August has arrived, and with it, the start of another school year. Start your back-to-school shopping with a game plan to save at the checkout line, and use the opportunity to teach your children about the importance of saving.
Make a list and get your child involved. Use the recommended or required supplies from your child’s school or teacher as a starting point. Sit down with your child and go over your list together. You’ll be teaching your child how to get organized, a skill that applies to more than shopping.
• Take inventory. Once your list is complete, take some time to search your home office for items you already have. Take an inventory of the supplies you have on hand, and plan to reuse items that are still in good condition. Check those items off your list.
• Determine a budget and separate wants from needs. Most school supplies don’t go out of style — but as any parent with last year’s superhero notebook knows, beware of the power of trends. Rather than just trying to talk your child out of the more expensive items, set an overall budget for supplies and help your child figure out how to fit items in. It will help him or her set priorities, learn how to manage money and start saving allowance for the items your budget won’t allow.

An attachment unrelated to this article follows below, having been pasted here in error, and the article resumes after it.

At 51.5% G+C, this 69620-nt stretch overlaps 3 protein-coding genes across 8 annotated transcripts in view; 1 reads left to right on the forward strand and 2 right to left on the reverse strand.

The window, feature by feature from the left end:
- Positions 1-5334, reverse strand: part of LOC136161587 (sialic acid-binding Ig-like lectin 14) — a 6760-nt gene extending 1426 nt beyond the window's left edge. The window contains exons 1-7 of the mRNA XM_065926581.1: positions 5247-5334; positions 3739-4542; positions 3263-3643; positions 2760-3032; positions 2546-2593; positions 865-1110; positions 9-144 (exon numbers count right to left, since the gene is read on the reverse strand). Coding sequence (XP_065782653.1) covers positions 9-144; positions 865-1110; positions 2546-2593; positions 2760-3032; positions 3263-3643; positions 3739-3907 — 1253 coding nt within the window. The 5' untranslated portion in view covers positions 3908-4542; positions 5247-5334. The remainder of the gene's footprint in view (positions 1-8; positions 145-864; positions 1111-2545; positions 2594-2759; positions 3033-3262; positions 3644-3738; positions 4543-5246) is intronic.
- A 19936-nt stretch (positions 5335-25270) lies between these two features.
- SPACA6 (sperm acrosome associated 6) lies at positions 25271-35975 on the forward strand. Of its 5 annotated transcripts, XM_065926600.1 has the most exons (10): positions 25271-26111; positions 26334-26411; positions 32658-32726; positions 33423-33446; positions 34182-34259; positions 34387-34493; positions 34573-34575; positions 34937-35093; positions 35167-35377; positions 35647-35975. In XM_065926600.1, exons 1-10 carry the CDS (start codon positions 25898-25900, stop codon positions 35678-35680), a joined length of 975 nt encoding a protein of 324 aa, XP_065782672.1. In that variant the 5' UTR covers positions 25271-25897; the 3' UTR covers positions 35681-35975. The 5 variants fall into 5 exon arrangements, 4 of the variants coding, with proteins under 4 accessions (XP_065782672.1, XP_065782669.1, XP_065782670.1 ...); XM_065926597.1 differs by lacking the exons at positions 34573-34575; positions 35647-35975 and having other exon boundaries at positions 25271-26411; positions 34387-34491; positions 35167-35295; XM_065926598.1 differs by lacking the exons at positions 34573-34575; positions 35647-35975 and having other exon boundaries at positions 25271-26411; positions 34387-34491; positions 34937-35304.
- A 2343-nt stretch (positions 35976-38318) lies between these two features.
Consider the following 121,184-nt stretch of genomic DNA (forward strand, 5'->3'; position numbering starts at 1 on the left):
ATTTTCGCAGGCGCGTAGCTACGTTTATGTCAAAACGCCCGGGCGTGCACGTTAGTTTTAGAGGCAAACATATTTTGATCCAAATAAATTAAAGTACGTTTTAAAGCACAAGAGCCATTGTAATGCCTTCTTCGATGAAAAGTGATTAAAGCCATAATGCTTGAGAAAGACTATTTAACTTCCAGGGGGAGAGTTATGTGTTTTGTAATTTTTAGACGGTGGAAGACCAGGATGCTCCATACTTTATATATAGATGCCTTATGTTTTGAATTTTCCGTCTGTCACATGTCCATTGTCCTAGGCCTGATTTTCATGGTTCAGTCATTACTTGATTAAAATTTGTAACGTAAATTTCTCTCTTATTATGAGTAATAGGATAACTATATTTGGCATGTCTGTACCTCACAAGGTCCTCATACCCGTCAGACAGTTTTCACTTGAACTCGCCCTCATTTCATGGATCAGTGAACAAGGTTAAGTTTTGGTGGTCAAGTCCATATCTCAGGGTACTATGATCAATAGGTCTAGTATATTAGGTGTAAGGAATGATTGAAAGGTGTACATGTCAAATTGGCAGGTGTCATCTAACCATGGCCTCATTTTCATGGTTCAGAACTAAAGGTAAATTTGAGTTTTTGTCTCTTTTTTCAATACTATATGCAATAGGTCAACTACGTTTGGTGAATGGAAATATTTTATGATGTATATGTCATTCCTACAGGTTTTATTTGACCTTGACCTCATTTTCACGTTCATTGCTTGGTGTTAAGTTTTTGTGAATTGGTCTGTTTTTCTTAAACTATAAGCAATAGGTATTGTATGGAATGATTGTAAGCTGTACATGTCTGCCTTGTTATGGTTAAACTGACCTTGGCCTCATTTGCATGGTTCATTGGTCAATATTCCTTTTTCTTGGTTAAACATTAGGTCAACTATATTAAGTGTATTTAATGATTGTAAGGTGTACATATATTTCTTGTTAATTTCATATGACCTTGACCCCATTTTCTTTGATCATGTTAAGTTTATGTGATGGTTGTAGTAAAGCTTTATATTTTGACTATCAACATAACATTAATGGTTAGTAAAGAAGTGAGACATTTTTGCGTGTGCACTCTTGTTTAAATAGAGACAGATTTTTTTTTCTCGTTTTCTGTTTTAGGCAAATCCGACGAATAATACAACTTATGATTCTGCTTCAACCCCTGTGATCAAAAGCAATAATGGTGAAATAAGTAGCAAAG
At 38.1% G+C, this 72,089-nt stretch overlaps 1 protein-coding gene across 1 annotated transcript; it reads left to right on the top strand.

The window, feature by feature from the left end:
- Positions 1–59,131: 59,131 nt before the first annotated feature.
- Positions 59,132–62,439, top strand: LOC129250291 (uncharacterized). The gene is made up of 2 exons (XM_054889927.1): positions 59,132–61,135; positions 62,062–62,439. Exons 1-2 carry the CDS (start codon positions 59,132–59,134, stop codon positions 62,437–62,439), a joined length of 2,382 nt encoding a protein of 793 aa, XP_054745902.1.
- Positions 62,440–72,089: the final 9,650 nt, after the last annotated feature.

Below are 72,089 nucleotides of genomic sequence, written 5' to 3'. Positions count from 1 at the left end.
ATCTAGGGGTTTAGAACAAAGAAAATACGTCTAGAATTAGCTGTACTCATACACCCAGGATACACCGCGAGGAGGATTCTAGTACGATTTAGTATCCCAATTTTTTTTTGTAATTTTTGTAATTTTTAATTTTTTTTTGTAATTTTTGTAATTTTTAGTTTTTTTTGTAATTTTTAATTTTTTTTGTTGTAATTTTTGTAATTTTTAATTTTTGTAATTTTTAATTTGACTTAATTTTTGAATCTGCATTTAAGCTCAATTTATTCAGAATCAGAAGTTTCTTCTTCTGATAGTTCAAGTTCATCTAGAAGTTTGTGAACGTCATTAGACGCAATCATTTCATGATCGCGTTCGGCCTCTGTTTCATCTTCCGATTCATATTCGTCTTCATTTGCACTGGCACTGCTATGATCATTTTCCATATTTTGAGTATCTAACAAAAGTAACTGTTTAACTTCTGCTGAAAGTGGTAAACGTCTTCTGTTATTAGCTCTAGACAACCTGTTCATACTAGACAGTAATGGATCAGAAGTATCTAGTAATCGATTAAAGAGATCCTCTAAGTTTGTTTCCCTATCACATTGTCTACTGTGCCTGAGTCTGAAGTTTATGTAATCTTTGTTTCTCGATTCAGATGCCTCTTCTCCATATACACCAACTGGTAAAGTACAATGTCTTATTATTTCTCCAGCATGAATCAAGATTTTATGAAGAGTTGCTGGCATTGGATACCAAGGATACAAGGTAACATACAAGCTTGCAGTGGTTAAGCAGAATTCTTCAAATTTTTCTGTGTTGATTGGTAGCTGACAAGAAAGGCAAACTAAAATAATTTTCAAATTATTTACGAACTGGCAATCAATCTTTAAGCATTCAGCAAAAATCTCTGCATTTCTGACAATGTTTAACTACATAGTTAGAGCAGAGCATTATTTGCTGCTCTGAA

• Buy basics in bulk. Basic items such as paper, pencils, glue sticks and notebooks are often sold in bulk at discounted prices. Consider going in with a group of other parents to split the cost and divide up the items. Or, if you have items left over, set up a supply shelf or storage container at home that can be used all year to avoid late-night shopping trips to buy notebook paper when your child runs out. Plus, you’ll know where to find unused items when it comes time to shop for supplies next year.
• Shop end-of-summer sales. Kids wear some clothes all year long. Hit the big end-of-summer sales, and snatch up discounted items that can be worn well into fall.
• Figure out when quality counts. Leaky pens will cost you more in ruined clothes than some more expensive varieties. In the event that a strap or zipper breaks, a backpack with a warranty might be a good investment, even if it costs more.
Information provided by Webster City Federal Savings Bank, 820 Des Moines St., Webster City, 515-832-3071, www.webcityfed.com.